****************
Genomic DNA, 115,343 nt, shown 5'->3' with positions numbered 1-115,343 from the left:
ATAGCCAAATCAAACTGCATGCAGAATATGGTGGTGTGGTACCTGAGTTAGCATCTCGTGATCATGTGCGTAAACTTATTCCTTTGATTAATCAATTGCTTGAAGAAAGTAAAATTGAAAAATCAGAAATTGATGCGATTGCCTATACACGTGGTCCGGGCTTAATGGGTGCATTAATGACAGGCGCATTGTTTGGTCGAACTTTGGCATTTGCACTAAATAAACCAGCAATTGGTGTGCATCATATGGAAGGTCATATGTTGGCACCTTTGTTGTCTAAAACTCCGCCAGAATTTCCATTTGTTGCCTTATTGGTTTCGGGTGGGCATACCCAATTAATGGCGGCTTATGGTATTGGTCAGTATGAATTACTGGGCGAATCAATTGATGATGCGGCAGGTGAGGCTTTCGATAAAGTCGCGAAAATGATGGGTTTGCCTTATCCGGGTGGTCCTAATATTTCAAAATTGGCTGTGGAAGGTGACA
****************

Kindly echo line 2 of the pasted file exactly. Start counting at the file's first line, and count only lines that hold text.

ATAGCCAAATCAAACTGCATGCAGAATATGGTGGTGTGGTACCTGAGTTAGCATCTCGTGATCATGTGCGTAAACTTATTCCTTTGATTAATCAATTGCTTGAAGAAAGTAAAATTGAAAAATCAGAAATTGATGCGATTGCCTATACACGTGGTCCGGGCTTAATGGGTGCATTAATGACAGGCGCATTGTTTGGTCGAACTTTGGCATTTGCACTAAATAAACCAGCAATTGGTGTGCATCATATGGAAGGTCATATGTTGGCACCTTTGTTGTCTAAAACTCCGCCAGAATTTCCATTTGTTGCCTTATTGGTTTCGGGTGGGCATACCCAATTAATGGCGGCTTATGGTATTGGTCAGTATGAATTACTGGGCGAATCAATTGATGATGCGGCAGGTGAGGCTTTCGATAAAGTCGCGAAAATGATGGGTTTGCCTTATCCGGGTGGTCCTAATATTTCAAAATTGGCTGTGGAAGGTGACA